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A Whiskey Bottle
by [?]

How should a whiskey drinker talk to his son? If he talked as he feels he would hold up the flat, brown bottle and say:

“My boy, you know that I am a poor man and have nothing to leave to you or your mother.

“The difference between myself and the successful men who have passed me is this:

“I have gone through life with this bottle in my hand or in my pocket. They have not.”

A man comes into the world prepared to do his share of the world’s work, well or ill, as his brain and his physical strength may decide. Of all his qualities the most important practically is BALANCE.

The whiskey in that bottle destroys balance, mental and physical.

It substitutes dreaming and foolish self-confidence for real effort.

It presents all of life’s problems and duties in a false light. It makes those things seem unimportant which are most important.


Keep away from this bottle, and keep away from those who praise it. He who hands it to his fellow man is a criminal, and he who hands it to a young man is a worse criminal and a villain. —-

It is a well-established fact that in the usual order of events drunkenness would be handed down from father to son, and hundreds of thousands of families would be ultimately wiped out by whiskey.

It is not true, fortunately, that the son of a drunkard actually inherits drunkenness fully developed. But a drunkard gives to his son weakened nerves and a diminished will power, which tend to make him a drunkard more easily than his father was made a drunkard before him.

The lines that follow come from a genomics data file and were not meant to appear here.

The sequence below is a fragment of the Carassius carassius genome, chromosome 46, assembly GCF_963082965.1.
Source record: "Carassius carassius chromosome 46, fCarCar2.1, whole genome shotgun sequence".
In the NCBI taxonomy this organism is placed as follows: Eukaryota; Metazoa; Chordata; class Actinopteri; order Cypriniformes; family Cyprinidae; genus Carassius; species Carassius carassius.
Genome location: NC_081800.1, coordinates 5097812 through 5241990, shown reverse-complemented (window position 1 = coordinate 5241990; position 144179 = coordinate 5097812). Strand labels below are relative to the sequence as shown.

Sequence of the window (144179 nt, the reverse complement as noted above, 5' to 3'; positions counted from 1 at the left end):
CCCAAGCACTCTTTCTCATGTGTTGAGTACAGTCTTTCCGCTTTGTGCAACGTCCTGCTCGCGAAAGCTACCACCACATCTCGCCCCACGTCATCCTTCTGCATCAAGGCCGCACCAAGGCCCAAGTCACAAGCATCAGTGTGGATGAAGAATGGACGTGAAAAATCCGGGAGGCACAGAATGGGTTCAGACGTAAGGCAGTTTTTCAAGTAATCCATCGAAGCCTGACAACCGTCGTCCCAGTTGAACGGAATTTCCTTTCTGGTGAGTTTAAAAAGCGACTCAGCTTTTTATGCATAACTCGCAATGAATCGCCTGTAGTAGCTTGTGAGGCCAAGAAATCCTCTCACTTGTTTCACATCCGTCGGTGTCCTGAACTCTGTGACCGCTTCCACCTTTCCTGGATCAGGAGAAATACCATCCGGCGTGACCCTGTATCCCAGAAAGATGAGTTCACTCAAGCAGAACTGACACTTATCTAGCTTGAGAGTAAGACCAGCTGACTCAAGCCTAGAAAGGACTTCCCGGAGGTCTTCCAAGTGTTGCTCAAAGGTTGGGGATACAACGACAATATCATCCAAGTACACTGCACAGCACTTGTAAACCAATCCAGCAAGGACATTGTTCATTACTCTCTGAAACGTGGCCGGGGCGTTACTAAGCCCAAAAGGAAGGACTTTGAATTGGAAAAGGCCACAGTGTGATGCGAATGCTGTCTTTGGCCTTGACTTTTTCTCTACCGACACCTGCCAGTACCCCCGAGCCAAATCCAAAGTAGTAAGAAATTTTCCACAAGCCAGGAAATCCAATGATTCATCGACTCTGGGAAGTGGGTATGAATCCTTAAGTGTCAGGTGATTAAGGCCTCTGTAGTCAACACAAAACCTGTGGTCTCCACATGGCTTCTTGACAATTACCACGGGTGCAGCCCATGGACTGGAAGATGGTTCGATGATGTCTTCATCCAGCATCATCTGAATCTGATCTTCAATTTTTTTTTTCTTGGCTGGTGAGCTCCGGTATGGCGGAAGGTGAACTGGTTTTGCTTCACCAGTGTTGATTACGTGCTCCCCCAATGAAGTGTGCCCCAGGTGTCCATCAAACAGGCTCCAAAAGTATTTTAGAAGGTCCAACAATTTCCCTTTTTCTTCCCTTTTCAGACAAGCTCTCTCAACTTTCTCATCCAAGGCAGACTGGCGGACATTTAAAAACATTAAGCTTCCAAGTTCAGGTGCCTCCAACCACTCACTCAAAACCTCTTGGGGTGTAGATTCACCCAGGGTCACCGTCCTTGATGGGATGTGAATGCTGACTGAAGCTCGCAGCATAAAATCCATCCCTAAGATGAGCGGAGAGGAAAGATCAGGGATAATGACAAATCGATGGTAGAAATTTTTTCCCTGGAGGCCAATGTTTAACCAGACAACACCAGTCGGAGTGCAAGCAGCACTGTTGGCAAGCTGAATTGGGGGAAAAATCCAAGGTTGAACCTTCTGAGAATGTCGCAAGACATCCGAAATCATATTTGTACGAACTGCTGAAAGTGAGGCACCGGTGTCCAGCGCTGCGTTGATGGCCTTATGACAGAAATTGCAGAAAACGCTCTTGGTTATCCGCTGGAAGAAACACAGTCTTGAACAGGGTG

The great safeguard of a drunkard’s children undoubtedly lies in the warning which they see every day in their home and in the earnest advice which the man who drinks will give to all young people if he have any conscience left.

If the man who drinks would save his own children from the same danger, he can do so better than any other. He need not lose their respect by telling them of his own mistakes, if these mistakes have been hidden from them. Let him simply tell them, without personal reference, what he knows about whiskey, its effects on a man’s happiness, success, self-respect and physical comfort.

Whiskey gives a great many things to men. Of these gifts here are a few:

Lack of friends, lack of will, lack of self-respect, lack of nervous force–lack of everything save the hideous craving that can end only with unconsciousness, and that begins again with increased suffering when consciousness is restored. —-

Fathers and mothers blessed with self-control and with good children should use the picture of a drinking man as a useful, moral lesson in talking to boys and girls from seven to twenty years of age.

Children are impressed most easily through their imaginations. An intelligent father or mother can produce upon a child’s receptive mind an impression that will last for years.

With the fear of whiskey there should be impressed upon children sympathy and sorrow for the unfortunate drunkard.

One of the ablest men, and one of the most earnest in America, said to his friends very recently:

“I never drink, as you know. But when I see a man lying drunk in the gutter, I know that he has probably made that very day a harder effort at self-control, a nobler struggle to control himself, than I ever made in my life. He has yielded and fallen at last, but only because all of his strength is insufficient to overcome the disease that possesses him.”

Teach your children that drunkenness is a horrible disease, as bad as leprosy. Teach them that it can be avoided, that the disease is contracted in youth through carelessness, and that it is spread by those who encourage drinking in others. Tell them that the avoiding of whiskey is not merely a question of morals or obedience to parents, but a question involving mental and physical salvation, success in life, happiness, and the respect of others.